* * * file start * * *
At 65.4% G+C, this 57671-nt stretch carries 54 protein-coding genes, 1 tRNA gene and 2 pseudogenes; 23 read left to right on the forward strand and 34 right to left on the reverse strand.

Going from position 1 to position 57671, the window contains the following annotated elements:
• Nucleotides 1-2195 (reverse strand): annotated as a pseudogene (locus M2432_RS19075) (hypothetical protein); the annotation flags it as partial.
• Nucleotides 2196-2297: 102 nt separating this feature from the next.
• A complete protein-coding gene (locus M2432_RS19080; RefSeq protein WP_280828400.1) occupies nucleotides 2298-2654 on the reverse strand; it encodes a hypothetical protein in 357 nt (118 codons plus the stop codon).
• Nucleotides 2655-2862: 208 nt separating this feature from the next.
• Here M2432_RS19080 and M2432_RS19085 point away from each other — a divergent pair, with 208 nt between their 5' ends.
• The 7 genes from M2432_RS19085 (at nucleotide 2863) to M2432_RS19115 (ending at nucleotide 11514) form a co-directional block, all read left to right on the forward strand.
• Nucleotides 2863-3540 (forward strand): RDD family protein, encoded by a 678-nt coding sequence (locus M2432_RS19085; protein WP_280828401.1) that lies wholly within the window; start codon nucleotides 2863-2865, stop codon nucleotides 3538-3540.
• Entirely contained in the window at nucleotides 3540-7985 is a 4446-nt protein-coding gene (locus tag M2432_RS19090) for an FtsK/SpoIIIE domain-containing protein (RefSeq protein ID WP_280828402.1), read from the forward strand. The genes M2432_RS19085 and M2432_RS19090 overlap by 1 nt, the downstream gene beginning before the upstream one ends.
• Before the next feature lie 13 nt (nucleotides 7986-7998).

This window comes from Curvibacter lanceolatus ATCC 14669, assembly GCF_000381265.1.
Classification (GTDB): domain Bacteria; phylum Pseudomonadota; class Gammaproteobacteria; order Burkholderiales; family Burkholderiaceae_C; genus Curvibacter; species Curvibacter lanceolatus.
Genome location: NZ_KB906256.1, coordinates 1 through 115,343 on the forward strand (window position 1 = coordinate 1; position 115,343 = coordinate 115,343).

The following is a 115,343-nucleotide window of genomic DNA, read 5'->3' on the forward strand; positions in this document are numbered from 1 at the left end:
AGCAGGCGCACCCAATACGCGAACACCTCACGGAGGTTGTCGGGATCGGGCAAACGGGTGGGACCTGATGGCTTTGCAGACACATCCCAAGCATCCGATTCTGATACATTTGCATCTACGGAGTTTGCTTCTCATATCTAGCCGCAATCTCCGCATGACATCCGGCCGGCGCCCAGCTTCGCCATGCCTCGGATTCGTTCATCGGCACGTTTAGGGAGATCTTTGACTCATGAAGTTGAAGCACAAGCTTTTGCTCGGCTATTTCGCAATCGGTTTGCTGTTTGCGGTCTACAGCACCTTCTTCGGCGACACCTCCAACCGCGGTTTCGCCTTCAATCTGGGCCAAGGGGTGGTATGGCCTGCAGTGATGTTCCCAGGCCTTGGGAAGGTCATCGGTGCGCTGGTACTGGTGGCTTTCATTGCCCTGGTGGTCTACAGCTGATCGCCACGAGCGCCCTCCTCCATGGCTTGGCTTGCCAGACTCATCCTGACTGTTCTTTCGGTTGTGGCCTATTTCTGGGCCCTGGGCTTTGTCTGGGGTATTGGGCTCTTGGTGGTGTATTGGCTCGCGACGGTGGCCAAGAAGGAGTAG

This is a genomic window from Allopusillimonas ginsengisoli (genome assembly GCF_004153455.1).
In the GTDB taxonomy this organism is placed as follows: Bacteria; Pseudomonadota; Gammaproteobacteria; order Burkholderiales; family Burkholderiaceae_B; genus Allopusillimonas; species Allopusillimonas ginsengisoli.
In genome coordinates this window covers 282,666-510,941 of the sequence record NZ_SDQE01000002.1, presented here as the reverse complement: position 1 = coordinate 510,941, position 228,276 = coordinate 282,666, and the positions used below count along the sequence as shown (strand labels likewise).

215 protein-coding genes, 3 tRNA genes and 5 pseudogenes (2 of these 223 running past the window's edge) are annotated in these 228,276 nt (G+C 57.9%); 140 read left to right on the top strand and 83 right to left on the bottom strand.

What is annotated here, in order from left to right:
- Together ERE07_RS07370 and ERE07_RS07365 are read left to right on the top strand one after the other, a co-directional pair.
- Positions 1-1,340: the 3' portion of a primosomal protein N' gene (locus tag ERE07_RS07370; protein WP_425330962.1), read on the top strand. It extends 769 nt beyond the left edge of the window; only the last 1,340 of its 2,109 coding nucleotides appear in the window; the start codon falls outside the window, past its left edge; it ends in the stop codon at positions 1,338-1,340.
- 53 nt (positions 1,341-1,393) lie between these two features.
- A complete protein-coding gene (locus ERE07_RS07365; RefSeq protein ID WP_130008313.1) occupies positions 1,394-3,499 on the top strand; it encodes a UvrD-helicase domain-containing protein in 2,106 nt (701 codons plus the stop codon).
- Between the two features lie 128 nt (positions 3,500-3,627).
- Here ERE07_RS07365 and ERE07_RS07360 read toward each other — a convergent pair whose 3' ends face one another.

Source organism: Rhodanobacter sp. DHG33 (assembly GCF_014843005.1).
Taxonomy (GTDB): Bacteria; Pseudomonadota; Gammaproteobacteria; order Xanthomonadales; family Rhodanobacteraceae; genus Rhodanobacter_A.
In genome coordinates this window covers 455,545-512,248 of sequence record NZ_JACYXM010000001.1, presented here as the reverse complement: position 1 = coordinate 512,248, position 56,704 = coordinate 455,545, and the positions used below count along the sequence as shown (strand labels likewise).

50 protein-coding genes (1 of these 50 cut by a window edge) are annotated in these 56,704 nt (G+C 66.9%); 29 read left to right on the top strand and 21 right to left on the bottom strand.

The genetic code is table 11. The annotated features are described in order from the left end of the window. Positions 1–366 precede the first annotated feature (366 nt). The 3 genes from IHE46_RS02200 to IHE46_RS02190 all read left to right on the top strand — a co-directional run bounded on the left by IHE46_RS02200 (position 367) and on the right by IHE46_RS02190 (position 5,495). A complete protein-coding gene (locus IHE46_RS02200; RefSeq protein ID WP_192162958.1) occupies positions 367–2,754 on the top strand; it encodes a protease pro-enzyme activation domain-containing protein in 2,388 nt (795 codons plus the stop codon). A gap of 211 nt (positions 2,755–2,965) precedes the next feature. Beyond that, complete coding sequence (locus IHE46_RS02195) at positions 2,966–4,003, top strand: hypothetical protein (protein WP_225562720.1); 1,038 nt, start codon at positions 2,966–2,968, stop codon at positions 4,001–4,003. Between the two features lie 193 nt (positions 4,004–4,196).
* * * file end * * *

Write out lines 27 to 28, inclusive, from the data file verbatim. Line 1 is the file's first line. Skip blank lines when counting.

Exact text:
- Here ERE07_RS07365 and ERE07_RS07360 read toward each other — a convergent pair whose 3' ends face one another.

Source organism: Rhodanobacter sp. DHG33 (assembly GCF_014843005.1).